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June 06, 2008


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Excellent articles Jim. I have a lot of friends who drive at 120-130 but DON'T want higher limits because they think that whatever you set it at that people will go 20-30 over anyways. While there may be a v small minority that would, for the most part this is false.

I can think of 2 roads near where I live which contradicts this. They actually have reasonably set limits and for the most part all the vehicles follow them, maybe maximum 5km over. One is Derry Rd in Mississauga between Mavis Rd and Mississauga Rd. The limit here is a very reasonable 80km/h. Go check it out any time of the week, you will rarely see anyone over 85-90. Another road is Britannia (again in Mississauga) between Hurontario and Mavis. The limit is again 80 and again you rarely see speeding here.

Another thing on these roads that you'll never ever see-- a speed trap!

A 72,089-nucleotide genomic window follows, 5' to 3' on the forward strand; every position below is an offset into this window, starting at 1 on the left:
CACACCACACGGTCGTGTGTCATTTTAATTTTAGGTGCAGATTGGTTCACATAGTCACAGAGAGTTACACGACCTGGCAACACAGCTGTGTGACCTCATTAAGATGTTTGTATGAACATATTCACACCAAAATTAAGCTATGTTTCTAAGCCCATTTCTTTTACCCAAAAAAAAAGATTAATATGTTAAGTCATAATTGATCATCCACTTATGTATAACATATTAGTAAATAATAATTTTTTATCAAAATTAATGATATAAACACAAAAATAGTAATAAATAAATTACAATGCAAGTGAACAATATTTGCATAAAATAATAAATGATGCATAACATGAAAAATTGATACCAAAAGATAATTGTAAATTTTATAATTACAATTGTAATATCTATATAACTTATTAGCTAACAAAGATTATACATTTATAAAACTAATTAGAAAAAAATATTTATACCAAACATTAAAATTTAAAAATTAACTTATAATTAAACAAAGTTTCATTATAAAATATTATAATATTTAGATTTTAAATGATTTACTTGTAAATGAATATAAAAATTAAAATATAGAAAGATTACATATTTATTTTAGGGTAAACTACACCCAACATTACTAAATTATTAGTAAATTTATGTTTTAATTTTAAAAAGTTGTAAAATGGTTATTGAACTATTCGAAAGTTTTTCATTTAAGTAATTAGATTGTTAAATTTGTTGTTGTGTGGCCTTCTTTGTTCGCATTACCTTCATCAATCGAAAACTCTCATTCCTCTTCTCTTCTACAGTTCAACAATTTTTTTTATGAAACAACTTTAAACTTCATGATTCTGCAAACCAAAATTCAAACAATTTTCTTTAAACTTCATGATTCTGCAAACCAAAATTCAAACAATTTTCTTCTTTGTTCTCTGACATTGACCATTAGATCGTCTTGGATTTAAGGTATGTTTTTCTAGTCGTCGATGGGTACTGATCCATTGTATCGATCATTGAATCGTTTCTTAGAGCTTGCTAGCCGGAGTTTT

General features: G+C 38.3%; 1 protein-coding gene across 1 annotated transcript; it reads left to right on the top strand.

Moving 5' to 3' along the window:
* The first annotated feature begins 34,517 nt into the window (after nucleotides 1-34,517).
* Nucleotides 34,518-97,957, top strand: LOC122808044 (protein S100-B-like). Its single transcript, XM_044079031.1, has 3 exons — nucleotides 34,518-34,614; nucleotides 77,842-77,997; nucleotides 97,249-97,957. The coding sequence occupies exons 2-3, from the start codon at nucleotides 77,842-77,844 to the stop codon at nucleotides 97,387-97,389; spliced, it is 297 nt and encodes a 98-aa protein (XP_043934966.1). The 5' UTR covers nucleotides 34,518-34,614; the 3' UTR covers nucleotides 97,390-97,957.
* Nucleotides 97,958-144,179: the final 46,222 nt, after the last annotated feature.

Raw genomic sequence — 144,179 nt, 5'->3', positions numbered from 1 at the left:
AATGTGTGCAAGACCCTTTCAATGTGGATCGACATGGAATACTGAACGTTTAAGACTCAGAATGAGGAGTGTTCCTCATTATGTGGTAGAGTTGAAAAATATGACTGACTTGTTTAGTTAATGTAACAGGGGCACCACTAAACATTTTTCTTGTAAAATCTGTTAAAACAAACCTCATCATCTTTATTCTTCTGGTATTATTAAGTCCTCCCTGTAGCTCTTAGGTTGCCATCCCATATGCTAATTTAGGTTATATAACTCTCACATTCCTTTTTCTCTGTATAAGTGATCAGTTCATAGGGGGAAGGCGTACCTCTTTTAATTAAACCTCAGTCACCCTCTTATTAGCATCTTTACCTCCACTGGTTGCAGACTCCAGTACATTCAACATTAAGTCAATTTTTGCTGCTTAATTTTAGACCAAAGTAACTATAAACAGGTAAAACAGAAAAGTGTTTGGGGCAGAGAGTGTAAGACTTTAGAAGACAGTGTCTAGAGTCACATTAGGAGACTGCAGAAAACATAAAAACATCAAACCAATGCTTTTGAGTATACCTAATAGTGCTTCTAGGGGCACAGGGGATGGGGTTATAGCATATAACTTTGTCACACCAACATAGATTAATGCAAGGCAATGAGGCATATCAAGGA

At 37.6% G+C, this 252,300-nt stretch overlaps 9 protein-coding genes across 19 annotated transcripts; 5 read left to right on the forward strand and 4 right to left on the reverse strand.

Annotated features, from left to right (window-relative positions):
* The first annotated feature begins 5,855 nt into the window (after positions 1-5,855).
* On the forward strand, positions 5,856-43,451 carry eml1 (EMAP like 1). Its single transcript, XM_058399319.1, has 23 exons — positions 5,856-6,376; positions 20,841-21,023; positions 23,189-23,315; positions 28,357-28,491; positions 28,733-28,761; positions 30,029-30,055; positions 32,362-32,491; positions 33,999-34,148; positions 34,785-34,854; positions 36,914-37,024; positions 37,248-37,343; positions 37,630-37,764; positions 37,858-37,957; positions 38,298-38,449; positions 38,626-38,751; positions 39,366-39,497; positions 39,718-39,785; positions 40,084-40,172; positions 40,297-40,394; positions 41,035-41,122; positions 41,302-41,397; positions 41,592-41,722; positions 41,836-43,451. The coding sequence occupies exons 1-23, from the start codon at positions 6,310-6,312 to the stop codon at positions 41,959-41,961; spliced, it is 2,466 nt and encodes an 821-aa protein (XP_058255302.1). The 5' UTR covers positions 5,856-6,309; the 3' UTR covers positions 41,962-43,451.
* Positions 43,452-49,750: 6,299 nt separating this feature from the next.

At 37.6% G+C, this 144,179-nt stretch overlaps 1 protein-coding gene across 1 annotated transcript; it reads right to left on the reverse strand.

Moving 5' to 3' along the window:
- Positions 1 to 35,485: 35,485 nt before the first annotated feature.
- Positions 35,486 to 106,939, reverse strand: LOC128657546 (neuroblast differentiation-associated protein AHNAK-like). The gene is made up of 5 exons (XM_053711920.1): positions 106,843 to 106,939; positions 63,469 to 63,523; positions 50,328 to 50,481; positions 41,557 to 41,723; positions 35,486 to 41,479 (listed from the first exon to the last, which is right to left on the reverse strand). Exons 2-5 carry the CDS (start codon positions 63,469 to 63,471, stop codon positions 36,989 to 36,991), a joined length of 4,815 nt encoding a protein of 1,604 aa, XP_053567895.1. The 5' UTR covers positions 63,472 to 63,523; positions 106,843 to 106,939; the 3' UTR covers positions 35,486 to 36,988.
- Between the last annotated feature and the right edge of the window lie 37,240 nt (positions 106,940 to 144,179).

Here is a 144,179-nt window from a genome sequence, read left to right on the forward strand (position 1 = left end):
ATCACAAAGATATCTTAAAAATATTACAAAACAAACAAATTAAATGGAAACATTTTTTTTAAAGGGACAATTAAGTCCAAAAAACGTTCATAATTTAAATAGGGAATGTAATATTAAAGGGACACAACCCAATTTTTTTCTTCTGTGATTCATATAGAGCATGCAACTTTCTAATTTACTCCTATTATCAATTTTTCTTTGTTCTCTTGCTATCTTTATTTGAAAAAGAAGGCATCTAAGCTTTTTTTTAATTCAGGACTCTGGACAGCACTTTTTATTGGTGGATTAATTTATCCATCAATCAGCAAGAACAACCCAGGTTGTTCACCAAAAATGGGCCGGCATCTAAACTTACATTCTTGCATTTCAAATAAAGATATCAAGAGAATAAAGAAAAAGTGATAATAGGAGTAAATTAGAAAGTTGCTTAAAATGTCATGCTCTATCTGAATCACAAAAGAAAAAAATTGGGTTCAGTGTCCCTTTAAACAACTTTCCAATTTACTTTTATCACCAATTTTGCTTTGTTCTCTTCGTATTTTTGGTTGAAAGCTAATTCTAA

I really think the police like the lower limits because it generates revenue and it gives an excuse for them to pull you over if they want to 'check you out'. Plus the municipalities and the insurance companies benefit financially as well.


At least you can have your day in court when you get that fine in Quebec, and won't lose your car & license for the week.


I was in Montreal for the Grand Prix as well and noticed those signs as well. But to add a little context, this was for a freeway which has a posted speed limit of 70 km/h. So basically for exceeding the speed limit by 60 km/h you're getting a fine of $893 and 10 demerit points, which was comparable to the fines you would have received in Ontario before the new street racing law came into effect.

Jon Vernon

Hefty penalties for going over 130kph? Why not?! You have cited previously that rigorous enforcement works in France to keep people under the 130kph speed limit. Of course, there is a difference here in that the limit in Quebec is well under this, but don't we need measures like this to stop people from driving ridiculously fast - without resorting to misguided legislation like the "street racing" law?

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